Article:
Some Facebook advertisers affected by last weekend’s significant glitch in Meta’s ad-delivery system may need to pursue Meta to get refunds.
The system bug, as reported earlier this week, concentrated ads’ delivery into the morning hours rather than distributing them over the course of the day, causing some advertisers to spend their entire day's budgets in the first few hours of the day.
As a result, about 36% of the 3,000 advertisers on the system experienced CPMs that were at least double the norm, and another third experienced “significant” CPM hikes, according to data supplied to CNBC by data analytics and marketing firm Varos.
Varos CEO Yarden Shaked said the glitch essentially resulted in a “bidding war for nothing.”
Companies running sales for Earth Day on April 22 appear to have been the most impacted in terms of negative effects on performance.
Disruptions in normal or expected sales may also affect inventory decisions or other areas of their companies.
Companies that had cost caps on their campaigns were not affected.
As affected advertisers shut down their campaigns, some larger brands jumped in with Facebook campaigns to take advantage of the reduction in competition on the platform, according to CNBC.
Meta declined to explain the glitch, acknowledging only that a “technical issue that has now been resolved caused ad delivery issues for some advertisers.”
Meta said it was conducting a detailed analysis to assess “opportunities” for refunds, and pointed to an area on the Facebook site that gives general policy information about refunds.
The full statement: “In some circumstances, we may offer a refund to your account. Our decisions about refunds are made on a case-by-case basis and depend on the facts and circumstances of the particular issue. All refunds are made at our sole discretion and without admission of liability. You'll typically be notified about refunds in Meta Ads Manager, but your Meta account representative may also contact you directly about refunds. If you don't hear from us, we're not giving a refund. It usually takes at least one month to get a refund. If you've paid by credit card, you may expect a refund in a shorter period. We issue credits to the payment method on the account where possible. Where this isn't possible, we may issue refunds in the form of ad credits. If you use monthly invoicing to pay for your ads, you can expect to be issued with credit memos which can be applied against open invoices and used towards future spend.”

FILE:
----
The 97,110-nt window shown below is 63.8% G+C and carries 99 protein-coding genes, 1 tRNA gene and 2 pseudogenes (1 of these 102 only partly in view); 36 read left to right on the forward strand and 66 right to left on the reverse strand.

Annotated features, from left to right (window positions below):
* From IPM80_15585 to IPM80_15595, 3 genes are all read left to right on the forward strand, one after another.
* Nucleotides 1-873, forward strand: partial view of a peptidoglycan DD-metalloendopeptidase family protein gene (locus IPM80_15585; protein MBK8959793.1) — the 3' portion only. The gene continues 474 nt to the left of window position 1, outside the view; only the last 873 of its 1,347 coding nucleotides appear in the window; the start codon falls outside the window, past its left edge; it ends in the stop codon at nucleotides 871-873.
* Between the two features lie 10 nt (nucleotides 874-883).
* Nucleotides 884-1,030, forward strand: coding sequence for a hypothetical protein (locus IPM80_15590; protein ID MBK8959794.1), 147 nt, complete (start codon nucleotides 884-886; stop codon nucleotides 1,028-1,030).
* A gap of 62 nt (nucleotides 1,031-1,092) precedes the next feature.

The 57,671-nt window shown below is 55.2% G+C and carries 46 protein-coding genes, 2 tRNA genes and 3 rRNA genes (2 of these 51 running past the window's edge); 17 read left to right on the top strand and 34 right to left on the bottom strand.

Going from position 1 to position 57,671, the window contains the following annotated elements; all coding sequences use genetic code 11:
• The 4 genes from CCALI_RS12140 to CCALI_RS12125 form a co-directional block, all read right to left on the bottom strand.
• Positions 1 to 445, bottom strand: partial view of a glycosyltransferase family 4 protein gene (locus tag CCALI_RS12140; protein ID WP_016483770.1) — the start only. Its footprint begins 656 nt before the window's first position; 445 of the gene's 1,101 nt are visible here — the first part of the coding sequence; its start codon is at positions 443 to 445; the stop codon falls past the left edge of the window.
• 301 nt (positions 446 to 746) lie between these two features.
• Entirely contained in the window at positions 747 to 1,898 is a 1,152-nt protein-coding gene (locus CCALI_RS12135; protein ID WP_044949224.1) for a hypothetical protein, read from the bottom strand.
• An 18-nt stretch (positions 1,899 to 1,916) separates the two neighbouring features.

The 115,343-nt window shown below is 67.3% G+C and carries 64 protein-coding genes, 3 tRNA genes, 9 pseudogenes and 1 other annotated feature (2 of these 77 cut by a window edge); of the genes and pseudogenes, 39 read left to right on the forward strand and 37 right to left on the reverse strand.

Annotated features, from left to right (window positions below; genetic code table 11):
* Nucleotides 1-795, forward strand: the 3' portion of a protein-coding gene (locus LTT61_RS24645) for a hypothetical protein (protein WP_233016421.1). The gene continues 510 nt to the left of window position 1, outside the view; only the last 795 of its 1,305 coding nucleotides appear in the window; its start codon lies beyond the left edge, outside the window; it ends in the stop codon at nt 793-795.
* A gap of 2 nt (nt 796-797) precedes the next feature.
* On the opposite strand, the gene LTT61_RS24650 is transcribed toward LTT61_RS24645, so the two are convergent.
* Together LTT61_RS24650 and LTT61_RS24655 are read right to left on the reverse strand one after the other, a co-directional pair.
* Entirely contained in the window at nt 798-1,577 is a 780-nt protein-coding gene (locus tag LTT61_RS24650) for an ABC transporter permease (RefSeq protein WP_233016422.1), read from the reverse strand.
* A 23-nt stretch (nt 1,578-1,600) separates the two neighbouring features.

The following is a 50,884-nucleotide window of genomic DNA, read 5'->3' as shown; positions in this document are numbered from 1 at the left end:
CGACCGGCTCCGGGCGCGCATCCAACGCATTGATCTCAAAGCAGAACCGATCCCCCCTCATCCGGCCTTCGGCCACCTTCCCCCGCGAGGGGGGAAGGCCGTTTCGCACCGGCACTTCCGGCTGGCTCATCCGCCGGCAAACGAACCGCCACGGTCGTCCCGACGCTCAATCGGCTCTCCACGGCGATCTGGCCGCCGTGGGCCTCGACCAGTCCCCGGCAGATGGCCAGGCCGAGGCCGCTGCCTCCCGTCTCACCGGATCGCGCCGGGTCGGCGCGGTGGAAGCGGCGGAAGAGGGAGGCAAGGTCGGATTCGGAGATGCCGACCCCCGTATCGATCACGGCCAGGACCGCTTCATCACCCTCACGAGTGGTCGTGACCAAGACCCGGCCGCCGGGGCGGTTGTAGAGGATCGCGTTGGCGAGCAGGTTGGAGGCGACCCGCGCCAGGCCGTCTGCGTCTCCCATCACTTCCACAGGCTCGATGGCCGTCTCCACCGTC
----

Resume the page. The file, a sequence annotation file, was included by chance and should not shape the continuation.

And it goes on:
Because of the glitch, “a bunch of advertisers and business owners had a really shitty day,” performance marketing consultant Barry Hott told CNBC, adding that they will also have a “crappy week” worrying about whether they will get refunds and if so, if the refunds will fairly reflect their losses.
Meta/Facebook “count on advertisers to forget about” such problems within a week or two, asserts Hott, so advertisers need to ask frequently about refunds through their Meta customer support reps (assuming they have one — this area has been impacted by Meta’s recent layoffs).
“I tell everyone — I’ve had to do this myself — when these issues happen, you know, make a big stink about it,” he said.